Unusual as it was, the landscape format of the Titans and Super Spider-Man with The Super-Heroes was a real game changer for as long as it lasted, providing readers with a massive dose of Marveldom every week. As for the size of the panels on a 2-on-1 landscape page, it should be noted that the regular Marvel UK weeklies actually blew up the original material quite a bit to fit their standard "British Magazine size".

The paper used for the British weekly was generally a superior type of newsprint in comparison to the quality grade used for US comics at the time. As a result, the Marvel UK weeklies usually kept better, but as the scans used here illustrate they ultimately were just as prone to the common paper degradation processes (most importantly yellowing) if stored in a warm place and exposed to light. To make things worse, paper used in the 1970s had a high level of acidity (as can also be seen from many paperback books from that same period).

And finally, Super Spider-Man with The Super-Heroes also illustrates that Marvel UK wasn't all reprint. Leaving aside Captain Britain, a huge number of splashpages and covers were produced in Marvel's New York offices for the British weeklies.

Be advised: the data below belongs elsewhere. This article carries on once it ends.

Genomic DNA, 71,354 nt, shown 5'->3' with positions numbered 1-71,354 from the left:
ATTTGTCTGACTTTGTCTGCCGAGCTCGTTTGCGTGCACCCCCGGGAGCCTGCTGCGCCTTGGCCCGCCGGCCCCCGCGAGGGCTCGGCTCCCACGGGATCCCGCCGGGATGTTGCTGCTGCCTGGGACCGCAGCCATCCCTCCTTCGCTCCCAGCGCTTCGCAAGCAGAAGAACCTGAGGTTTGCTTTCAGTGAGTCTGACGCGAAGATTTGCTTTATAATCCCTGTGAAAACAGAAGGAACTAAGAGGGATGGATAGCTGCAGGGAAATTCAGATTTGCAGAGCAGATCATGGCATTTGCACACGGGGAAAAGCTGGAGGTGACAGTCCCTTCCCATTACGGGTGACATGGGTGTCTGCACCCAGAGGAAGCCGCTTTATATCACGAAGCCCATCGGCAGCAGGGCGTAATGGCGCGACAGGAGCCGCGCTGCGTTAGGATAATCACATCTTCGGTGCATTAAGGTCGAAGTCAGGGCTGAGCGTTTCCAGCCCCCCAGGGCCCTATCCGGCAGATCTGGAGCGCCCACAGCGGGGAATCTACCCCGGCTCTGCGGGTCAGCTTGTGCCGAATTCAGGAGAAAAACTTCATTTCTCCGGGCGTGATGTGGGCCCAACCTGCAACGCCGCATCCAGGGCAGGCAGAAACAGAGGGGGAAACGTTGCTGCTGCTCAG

"Larrupin' Larry Lieber (...) has also come aboard to handle the issues which we produce for an ever-growing army of Marvel fanatics in Great Britain. Wouldja believe they're on sale weekly over there; so we're bettin' that Larry'll be kinda busy." (Stan's Soapbox, September 1977 Bullpen Bulletins, Marvel [US] Comics)

Stan Lee's brother had, in fact, already been quite busy for Marvel UK even before taking on the job as editor of Marvel's British department, pencilling covers and other material (such as the cover of Super Spider-Man with The Super-Heroes #189, inked by Frank Giacoia).


The cover of Super Spider-Man with The Super-Heroes #190 essentially uses the cover of Amazing Spider-Man #141, but due to the landscape format the group of villains facing Spidey had to be stretched out horizontally, resulting in some reworking (e.g. the altered leg position of the Jackal or the hands and tentacles of Doc Ock) and changes to the word balloons. In comparison, a German reprint of ASM #141 was able to simply reuse the original cover as such.


[1] According to the Comic Book Price Guide for Great Britain

[2] According to the Comic Book Price Guide for Great Britain



Uploaded to the web 6 May 2015